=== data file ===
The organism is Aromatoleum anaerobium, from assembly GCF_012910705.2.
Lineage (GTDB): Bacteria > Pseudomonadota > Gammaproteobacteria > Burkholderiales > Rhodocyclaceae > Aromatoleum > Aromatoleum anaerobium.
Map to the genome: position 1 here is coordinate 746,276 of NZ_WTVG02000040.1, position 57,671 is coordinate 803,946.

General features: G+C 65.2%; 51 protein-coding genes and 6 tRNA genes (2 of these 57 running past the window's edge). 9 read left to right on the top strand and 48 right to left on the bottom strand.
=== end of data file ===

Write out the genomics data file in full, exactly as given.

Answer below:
The organism is Aromatoleum anaerobium, from assembly GCF_012910705.2.
Lineage (GTDB): Bacteria > Pseudomonadota > Gammaproteobacteria > Burkholderiales > Rhodocyclaceae > Aromatoleum > Aromatoleum anaerobium.
Map to the genome: position 1 here is coordinate 746,276 of NZ_WTVG02000040.1, position 57,671 is coordinate 803,946.

General features: G+C 65.2%; 51 protein-coding genes and 6 tRNA genes (2 of these 57 running past the window's edge). 9 read left to right on the top strand and 48 right to left on the bottom strand.